HONORS: General Guidelines:
(Please note: the Sociology Department has recently made some changes to the Honors process, so please read carefully).
Completing an honors thesis under the guidance of a faculty member in the department offers a unique opportunity to explore a topic of special interests and hone research and writing skills. Successful projects develop out of students’ intellectual passions, self-directed research efforts and determination, willingness to seek out the particular expertise of faculty members, ability to listen to advice and revise and rework ideas within the framework of these standards and deadlines.
To earn Honors in Sociology, a student is required to complete a written project of roughly 30 pages that is based on independent research and demonstrates the ability to clearly articulate a research question, critically synthesize and evaluate various theoretical perspectives and methodological approaches, sustain an argument with appropriate evidence, and situate findings into key sociological debates. Research projects may be based solely on an analysis and synthesis of secondary sources or may integrate secondary and primary data collection and analysis. Honors work requires students to work creatively and independently. Students considering honors work are strongly encouraged to apply for a summer research fellowship before their senior year. At the same time, students should expect to refine goals and revise written text in response to faculty suggestions.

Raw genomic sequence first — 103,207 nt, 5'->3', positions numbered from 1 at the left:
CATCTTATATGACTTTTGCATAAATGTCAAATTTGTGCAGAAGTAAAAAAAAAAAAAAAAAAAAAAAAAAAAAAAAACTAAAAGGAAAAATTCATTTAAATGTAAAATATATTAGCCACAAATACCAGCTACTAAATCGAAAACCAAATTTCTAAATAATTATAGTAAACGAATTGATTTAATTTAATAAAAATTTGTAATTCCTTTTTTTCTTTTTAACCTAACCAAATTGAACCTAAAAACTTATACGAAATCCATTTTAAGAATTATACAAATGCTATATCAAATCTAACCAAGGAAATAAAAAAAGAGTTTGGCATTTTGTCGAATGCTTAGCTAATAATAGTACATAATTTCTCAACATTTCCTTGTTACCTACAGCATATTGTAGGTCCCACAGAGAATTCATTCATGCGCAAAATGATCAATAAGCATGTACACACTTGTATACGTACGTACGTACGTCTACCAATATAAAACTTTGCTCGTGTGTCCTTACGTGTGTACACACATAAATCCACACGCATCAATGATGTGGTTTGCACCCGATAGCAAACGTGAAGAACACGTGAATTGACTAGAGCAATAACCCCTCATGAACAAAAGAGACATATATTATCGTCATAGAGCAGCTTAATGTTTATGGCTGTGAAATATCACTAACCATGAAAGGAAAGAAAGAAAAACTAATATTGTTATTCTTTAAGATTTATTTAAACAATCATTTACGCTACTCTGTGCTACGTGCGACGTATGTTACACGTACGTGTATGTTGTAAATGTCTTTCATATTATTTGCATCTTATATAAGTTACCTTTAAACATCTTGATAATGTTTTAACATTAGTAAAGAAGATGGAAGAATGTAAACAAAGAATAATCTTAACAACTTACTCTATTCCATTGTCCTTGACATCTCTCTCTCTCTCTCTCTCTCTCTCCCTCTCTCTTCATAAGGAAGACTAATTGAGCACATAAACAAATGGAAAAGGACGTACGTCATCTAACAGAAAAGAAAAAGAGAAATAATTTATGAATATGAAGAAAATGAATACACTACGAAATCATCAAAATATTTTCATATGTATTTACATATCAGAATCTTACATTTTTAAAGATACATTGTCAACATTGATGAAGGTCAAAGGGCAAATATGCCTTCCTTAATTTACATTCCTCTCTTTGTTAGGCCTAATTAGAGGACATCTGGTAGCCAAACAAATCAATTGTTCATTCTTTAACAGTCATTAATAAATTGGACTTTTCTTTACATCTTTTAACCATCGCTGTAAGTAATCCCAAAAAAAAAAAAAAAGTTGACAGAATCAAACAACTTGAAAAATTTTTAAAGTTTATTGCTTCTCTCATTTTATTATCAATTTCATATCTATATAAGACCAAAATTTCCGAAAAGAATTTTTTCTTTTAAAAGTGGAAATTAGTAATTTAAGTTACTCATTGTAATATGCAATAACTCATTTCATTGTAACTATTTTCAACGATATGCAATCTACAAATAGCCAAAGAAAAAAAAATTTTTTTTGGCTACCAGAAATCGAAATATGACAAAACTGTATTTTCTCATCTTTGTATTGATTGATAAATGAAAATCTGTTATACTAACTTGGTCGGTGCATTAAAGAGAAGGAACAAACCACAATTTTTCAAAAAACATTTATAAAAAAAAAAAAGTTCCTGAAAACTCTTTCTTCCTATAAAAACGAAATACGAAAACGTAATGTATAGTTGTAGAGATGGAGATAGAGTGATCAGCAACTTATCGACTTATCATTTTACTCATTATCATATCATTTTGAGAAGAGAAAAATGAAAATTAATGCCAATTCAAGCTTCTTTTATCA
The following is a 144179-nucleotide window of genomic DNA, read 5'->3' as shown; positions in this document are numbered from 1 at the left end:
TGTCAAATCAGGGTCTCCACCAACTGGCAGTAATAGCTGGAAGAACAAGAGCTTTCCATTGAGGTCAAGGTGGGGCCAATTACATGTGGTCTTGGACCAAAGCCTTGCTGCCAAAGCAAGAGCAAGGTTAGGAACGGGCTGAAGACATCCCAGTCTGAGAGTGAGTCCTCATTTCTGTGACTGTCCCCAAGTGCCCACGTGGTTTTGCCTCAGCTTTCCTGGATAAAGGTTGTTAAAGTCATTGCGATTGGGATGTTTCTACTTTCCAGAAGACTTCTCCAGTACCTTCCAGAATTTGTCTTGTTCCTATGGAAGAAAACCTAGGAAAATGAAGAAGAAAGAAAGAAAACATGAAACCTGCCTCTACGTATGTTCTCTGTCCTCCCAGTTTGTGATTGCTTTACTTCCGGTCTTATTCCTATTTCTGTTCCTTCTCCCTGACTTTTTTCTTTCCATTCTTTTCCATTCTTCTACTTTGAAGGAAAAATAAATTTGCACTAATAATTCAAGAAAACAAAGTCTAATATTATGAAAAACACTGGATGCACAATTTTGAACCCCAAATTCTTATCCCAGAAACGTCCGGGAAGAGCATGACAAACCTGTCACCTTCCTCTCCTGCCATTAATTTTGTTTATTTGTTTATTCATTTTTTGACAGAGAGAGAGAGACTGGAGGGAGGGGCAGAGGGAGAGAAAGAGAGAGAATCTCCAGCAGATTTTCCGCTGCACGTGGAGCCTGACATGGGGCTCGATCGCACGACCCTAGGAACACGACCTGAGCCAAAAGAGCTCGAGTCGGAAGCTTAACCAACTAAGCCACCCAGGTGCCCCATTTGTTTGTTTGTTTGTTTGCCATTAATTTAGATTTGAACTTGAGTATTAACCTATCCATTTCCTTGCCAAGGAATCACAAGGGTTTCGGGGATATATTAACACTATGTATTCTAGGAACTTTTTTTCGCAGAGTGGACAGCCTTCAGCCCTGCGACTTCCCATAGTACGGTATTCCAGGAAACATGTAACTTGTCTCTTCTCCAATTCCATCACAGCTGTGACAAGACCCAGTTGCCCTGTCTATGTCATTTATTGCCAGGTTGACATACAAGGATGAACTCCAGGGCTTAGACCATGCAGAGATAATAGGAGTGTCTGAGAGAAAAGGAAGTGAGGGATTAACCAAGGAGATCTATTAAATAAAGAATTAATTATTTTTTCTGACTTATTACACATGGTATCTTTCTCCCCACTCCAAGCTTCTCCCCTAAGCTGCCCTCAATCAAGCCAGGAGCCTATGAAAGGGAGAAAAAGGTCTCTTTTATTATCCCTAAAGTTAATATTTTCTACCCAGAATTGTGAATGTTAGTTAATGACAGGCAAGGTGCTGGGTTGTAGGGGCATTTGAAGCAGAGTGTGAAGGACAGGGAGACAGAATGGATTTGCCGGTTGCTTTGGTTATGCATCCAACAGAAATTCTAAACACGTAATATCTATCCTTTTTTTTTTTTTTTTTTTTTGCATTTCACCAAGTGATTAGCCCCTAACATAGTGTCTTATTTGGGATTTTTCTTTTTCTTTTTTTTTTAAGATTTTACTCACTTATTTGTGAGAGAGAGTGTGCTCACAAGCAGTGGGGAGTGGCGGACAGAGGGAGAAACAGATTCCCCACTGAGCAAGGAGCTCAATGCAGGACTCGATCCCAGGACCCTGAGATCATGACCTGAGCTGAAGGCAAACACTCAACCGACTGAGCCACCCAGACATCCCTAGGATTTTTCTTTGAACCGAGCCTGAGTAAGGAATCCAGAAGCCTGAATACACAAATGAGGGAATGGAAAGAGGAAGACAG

To pursue honors, students must maintain a minimum GPA of 3.5 in the courses taken for the major to be eligible for honors. An Honors Project usually involves two semesters of independent study under the direction of a faculty advisor. Interested students must submit a proposal in the spring of their junior year. Proposals for spring 2020 are due 7 May 2020. For more information on honors, click here.
Recent Honors Research Topics
- Social interactions and behavior at a local skate park and teen center
- The changing potato industry in Northern Maine
- Educational experiences of 1.5 generation Somali immigrants
- Migrant strategies for navigating the US/Mexico border